What would make you start a revolution?
It takes more than a Che Guevara t-shirt to be a revolutionary. It wasn’t branded images of rebellion that inspired Che – it was experiences traveling around in Latin America and Africa and observing the realities of rural poverty. The living conditions of the destitute convinced him that radical change was necessary. Today, billions of people still live in poverty, without access to adequate healthcare, clean water and food. The world’s ecosystems are under tremendous strain from human impact. Corruption and human rights violations still impact large parts of the human population. Is there a way to change these negative trends? Don’t sat it’s a t-shirt. What would make you start a revolution?
ABOUT THIS FILM
Che Guevara died in Southern Bolivia while trying to ignite the sparks of revolution throughout South America. His death at the hands of Bolivian Rangers trained and financed by the US Government, marked the beginning of the cocaine era in Bolivia. Forty years later and under pressure from the masses who gave him a clear mandate, the first indigenous President Evo Morales (an ex-coca leaf farmer) is promising to continue the revolution. He has nationalised the oil industry and passed laws on Agrarian reform. Despite the revolutionary-sounding election speeches and campaign iconography that accompanied his landslide victory, on closer inspection it emerges that the old system is pretty much alive inside the new one. Corruption, nepotism and old-fashioned populism are at the core of this movement. The more Morales does to create employment, the more the landowners conspire against him and paralyse Bolivia’s economy. As a result, no jobs are created and the pressure from the poor increases. The cycle of tension threatens to crush both the country and the indigenous revolution. Looking for the Revolution is about the dynamics of that tension as witnessed by the characters of the film - the struggle for power between landowners and the indigenous movement, and the continuation of a revolution Morales-style, started so long ago.
RODRIGO VAZQUEZ has trained at the National Film and Television School in the UK where he qualified in both Director and Camera in Documentary Studies. He has also obtained a BA degree in Film Direction and Theory from the Universidad del Cine in Argentina and holds a Film Production Diploma from Argentina’s National Film School. As a director and cameraman, Rodgrigo has completed numerous feature films and documentaries including Condor: The Axis of Evil (2003) which had it’s world premier at the Cannes Film Festival. He has also directed documentaries for the UK’s Channel 4 including five for the channel’s acclaimed Unreported World Foreign Affairs series.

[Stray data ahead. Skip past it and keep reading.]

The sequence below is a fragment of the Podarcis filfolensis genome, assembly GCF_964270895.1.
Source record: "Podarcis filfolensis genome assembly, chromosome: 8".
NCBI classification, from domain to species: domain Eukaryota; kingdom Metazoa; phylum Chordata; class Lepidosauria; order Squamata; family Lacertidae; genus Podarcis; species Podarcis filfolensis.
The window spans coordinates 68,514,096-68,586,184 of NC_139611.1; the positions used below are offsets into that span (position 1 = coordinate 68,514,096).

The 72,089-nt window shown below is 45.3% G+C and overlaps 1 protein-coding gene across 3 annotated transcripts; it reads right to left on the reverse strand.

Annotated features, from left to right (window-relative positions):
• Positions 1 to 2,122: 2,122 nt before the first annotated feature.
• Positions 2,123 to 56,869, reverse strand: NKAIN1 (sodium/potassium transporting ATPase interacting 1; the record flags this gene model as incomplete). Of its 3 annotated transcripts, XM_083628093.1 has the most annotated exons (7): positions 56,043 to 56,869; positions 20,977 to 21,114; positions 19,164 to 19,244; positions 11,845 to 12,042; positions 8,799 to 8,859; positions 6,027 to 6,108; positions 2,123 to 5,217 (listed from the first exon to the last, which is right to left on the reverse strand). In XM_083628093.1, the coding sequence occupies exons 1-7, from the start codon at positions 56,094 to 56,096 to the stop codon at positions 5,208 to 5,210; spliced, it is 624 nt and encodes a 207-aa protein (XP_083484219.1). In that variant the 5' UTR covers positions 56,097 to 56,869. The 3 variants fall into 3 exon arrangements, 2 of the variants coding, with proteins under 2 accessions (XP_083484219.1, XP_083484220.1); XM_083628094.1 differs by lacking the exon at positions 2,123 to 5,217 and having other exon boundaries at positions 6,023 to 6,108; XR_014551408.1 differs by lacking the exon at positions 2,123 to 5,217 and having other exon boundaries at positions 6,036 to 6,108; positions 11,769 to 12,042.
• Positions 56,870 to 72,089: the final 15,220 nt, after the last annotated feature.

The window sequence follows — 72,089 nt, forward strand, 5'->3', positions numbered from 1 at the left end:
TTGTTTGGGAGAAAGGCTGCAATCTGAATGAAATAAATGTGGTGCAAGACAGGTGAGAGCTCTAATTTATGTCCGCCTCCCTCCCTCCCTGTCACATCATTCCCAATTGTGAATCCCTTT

Running on a platform of socialist reform, Morales gained the overwhelming support of Bolivia’s indigenous farming class, and is now actively working to redistribute land and nationalize Bolivia’s vast natural resources. However, the new president’s moves towards nationalization have sparked complaints among the landowning, upper class (mostly of Spanish heritage), renewing tensions between the rich and the poor, white Bolivians and indigenous Bolivians. The question remains: How will Morales’ Bolivia be any different from the Bolivia of the past?
Bolivia, a landlocked country in South America, has a population of 8.2 million people. Approximately 50.6% of the population is indigenous (meaning pre-Columbus natives of the land), 30% mestizo (mixed Indian and white heritage), and 15% white (of mostly Spanish heritage). Bolivia was a Spanish colony until 1825 when it gained its independence, and was ruled by the land-owning white minority until 2005. Although rich in oil and with the second largest gas reserves on the continent, Bolivia is considered to be South America’s poorest country. The majority of Bolivians are subsistence farmers, miners, small time traders or artisans. White minority domination formally ended in 2005 when Morales, an indigenous former coca farmer, came to power.
The Political Scene
Bolivia has the largest indigenous population in South America, making up approximately two-thirds of Bolivia’s total population. Traditionally, the indigenous population have fallen into the poorest ranks of society, and make up the overwhelming majority of subsistence farmers and miners. They also account for the majority of rural dwellers living in the poorest conditions. Over the last ten years, Bolivia has seen much agitation from this sector of society, who has protested increasingly for the redistribution of wealth and the repossession of Bolivia’s natural resources, which the local population claim is too controlled by foreign entities. Hopes are now pinned on indigenous president Morales, a former coca farmer who has won the support of his people on the basis of making redistributing land and wealth to Bolivia’s poor.
In May 2006, Morales shocked the world and delighted his supporters by ordering the nationalization of Bolivia’s natural resources, requiring all foreign companies to be at least 51% owned by the state. The president has also promised to raise taxes on foreign mining companies as well as redistribute as much as one-fifth of Bolivia’s land to the peasant population.
Under the increasingly critical eye of the United States, Morales must also deal with anti-drug trafficking concerns as Bolivia’s coca farmers (who farm the leaf, coca, which is used to produce cocaine) routinely have their crops erased by American anti-drug forces, temporarily destroying their means for survival. The president, a former coca farmer himself, is against drugs, but has promised to relax restrictions on growing coca, as it remains the livelihood of thousands of Bolivians and, he argues, has many traditional and medicinal uses.